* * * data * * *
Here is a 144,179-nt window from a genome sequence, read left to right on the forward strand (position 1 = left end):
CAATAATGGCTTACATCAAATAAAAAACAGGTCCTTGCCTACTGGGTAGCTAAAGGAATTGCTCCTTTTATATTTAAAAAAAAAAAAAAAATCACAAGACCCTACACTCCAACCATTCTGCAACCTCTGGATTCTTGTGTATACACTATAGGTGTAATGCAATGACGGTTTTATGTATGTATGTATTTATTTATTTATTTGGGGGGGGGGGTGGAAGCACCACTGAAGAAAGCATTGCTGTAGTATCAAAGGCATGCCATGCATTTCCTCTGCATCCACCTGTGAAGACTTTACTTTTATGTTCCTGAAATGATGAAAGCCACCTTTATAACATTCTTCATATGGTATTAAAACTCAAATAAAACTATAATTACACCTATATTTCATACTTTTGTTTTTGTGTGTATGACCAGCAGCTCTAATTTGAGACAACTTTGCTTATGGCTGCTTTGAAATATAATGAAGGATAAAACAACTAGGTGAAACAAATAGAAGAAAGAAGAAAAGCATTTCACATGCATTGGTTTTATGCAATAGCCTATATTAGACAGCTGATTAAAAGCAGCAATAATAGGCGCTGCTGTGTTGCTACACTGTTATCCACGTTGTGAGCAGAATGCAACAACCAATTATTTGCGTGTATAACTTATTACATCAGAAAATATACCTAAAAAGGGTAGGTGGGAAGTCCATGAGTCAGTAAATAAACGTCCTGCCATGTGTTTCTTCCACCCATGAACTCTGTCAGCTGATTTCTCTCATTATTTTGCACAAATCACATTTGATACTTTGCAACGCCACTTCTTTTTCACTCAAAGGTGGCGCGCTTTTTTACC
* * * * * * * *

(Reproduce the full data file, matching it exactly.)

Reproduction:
Here is a 144,179-nt window from a genome sequence, read left to right on the forward strand (position 1 = left end):
CAATAATGGCTTACATCAAATAAAAAACAGGTCCTTGCCTACTGGGTAGCTAAAGGAATTGCTCCTTTTATATTTAAAAAAAAAAAAAAAATCACAAGACCCTACACTCCAACCATTCTGCAACCTCTGGATTCTTGTGTATACACTATAGGTGTAATGCAATGACGGTTTTATGTATGTATGTATTTATTTATTTATTTGGGGGGGGGGGTGGAAGCACCACTGAAGAAAGCATTGCTGTAGTATCAAAGGCATGCCATGCATTTCCTCTGCATCCACCTGTGAAGACTTTACTTTTATGTTCCTGAAATGATGAAAGCCACCTTTATAACATTCTTCATATGGTATTAAAACTCAAATAAAACTATAATTACACCTATATTTCATACTTTTGTTTTTGTGTGTATGACCAGCAGCTCTAATTTGAGACAACTTTGCTTATGGCTGCTTTGAAATATAATGAAGGATAAAACAACTAGGTGAAACAAATAGAAGAAAGAAGAAAAGCATTTCACATGCATTGGTTTTATGCAATAGCCTATATTAGACAGCTGATTAAAAGCAGCAATAATAGGCGCTGCTGTGTTGCTACACTGTTATCCACGTTGTGAGCAGAATGCAACAACCAATTATTTGCGTGTATAACTTATTACATCAGAAAATATACCTAAAAAGGGTAGGTGGGAAGTCCATGAGTCAGTAAATAAACGTCCTGCCATGTGTTTCTTCCACCCATGAACTCTGTCAGCTGATTTCTCTCATTATTTTGCACAAATCACATTTGATACTTTGCAACGCCACTTCTTTTTCACTCAAAGGTGGCGCGCTTTTTTACC